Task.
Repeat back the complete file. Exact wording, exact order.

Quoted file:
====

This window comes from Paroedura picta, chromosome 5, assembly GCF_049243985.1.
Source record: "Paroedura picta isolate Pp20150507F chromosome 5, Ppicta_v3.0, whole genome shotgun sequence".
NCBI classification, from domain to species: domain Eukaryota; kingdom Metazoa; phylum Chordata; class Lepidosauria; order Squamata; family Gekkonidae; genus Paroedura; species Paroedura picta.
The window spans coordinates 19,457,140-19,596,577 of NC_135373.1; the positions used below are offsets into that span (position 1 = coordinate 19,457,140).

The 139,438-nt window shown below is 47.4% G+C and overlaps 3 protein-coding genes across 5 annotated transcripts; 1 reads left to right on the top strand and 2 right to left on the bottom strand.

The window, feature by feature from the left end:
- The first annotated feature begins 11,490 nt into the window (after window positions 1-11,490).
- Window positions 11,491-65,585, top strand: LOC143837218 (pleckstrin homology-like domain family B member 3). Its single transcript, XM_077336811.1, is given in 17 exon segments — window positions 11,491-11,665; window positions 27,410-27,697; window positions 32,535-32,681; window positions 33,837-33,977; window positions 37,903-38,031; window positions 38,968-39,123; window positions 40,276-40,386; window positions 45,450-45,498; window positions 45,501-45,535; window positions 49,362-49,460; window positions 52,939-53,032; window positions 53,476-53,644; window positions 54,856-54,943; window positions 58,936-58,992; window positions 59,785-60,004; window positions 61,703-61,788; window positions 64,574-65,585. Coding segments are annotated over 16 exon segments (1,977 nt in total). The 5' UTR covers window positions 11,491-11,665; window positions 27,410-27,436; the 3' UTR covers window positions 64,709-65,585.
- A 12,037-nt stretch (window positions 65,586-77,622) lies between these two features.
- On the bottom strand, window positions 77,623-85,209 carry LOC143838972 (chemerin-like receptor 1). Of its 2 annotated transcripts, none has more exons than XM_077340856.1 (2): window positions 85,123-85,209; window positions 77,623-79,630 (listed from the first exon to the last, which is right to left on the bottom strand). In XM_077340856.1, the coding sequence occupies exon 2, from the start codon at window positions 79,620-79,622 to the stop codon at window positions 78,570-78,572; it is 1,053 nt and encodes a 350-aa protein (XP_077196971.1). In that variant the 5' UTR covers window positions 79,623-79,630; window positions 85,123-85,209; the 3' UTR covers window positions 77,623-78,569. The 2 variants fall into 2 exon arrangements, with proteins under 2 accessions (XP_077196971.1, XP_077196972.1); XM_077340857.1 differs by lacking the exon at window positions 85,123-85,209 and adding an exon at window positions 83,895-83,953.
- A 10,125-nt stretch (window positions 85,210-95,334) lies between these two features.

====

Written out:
This window comes from Paroedura picta, chromosome 5, assembly GCF_049243985.1.
Source record: "Paroedura picta isolate Pp20150507F chromosome 5, Ppicta_v3.0, whole genome shotgun sequence".
NCBI classification, from domain to species: domain Eukaryota; kingdom Metazoa; phylum Chordata; class Lepidosauria; order Squamata; family Gekkonidae; genus Paroedura; species Paroedura picta.
The window spans coordinates 19,457,140-19,596,577 of NC_135373.1; the positions used below are offsets into that span (position 1 = coordinate 19,457,140).

The 139,438-nt window shown below is 47.4% G+C and overlaps 3 protein-coding genes across 5 annotated transcripts; 1 reads left to right on the top strand and 2 right to left on the bottom strand.

The window, feature by feature from the left end:
- The first annotated feature begins 11,490 nt into the window (after window positions 1-11,490).
- Window positions 11,491-65,585, top strand: LOC143837218 (pleckstrin homology-like domain family B member 3). Its single transcript, XM_077336811.1, is given in 17 exon segments — window positions 11,491-11,665; window positions 27,410-27,697; window positions 32,535-32,681; window positions 33,837-33,977; window positions 37,903-38,031; window positions 38,968-39,123; window positions 40,276-40,386; window positions 45,450-45,498; window positions 45,501-45,535; window positions 49,362-49,460; window positions 52,939-53,032; window positions 53,476-53,644; window positions 54,856-54,943; window positions 58,936-58,992; window positions 59,785-60,004; window positions 61,703-61,788; window positions 64,574-65,585. Coding segments are annotated over 16 exon segments (1,977 nt in total). The 5' UTR covers window positions 11,491-11,665; window positions 27,410-27,436; the 3' UTR covers window positions 64,709-65,585.
- A 12,037-nt stretch (window positions 65,586-77,622) lies between these two features.
- On the bottom strand, window positions 77,623-85,209 carry LOC143838972 (chemerin-like receptor 1). Of its 2 annotated transcripts, none has more exons than XM_077340856.1 (2): window positions 85,123-85,209; window positions 77,623-79,630 (listed from the first exon to the last, which is right to left on the bottom strand). In XM_077340856.1, the coding sequence occupies exon 2, from the start codon at window positions 79,620-79,622 to the stop codon at window positions 78,570-78,572; it is 1,053 nt and encodes a 350-aa protein (XP_077196971.1). In that variant the 5' UTR covers window positions 79,623-79,630; window positions 85,123-85,209; the 3' UTR covers window positions 77,623-78,569. The 2 variants fall into 2 exon arrangements, with proteins under 2 accessions (XP_077196971.1, XP_077196972.1); XM_077340857.1 differs by lacking the exon at window positions 85,123-85,209 and adding an exon at window positions 83,895-83,953.
- A 10,125-nt stretch (window positions 85,210-95,334) lies between these two features.